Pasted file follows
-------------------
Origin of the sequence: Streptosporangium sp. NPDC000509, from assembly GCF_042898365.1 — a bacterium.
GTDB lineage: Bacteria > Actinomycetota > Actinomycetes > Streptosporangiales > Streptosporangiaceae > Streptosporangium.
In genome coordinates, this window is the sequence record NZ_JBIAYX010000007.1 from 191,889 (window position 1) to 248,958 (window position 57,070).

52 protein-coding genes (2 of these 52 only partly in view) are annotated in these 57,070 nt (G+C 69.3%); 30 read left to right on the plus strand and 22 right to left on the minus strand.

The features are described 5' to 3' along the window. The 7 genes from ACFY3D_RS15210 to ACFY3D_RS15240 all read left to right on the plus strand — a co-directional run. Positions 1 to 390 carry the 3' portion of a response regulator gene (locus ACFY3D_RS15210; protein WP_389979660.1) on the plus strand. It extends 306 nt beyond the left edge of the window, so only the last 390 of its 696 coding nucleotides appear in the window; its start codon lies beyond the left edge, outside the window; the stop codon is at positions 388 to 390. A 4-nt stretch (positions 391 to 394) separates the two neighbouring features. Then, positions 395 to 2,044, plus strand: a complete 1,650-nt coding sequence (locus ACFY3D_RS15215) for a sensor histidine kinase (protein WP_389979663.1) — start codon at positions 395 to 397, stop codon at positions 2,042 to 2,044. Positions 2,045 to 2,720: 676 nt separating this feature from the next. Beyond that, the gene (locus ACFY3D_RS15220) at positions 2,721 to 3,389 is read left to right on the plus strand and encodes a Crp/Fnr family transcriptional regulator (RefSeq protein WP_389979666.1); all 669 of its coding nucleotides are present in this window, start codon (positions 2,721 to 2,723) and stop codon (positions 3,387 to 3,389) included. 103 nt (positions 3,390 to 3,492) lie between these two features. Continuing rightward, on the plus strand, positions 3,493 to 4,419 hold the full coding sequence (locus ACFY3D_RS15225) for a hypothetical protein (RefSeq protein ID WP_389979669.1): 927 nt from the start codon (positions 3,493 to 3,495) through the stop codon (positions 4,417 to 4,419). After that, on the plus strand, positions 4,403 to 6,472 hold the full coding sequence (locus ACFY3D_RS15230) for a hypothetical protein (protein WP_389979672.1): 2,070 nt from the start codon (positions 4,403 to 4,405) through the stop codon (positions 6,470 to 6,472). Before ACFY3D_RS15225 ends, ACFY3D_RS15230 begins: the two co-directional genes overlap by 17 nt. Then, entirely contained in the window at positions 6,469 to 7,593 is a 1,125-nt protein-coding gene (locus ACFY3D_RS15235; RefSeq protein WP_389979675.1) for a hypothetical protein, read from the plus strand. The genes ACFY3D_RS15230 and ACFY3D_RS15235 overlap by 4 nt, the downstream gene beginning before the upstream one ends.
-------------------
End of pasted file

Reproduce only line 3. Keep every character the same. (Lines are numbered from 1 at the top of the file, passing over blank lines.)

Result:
In genome coordinates, this window is the sequence record NZ_JBIAYX010000007.1 from 191,889 (window position 1) to 248,958 (window position 57,070).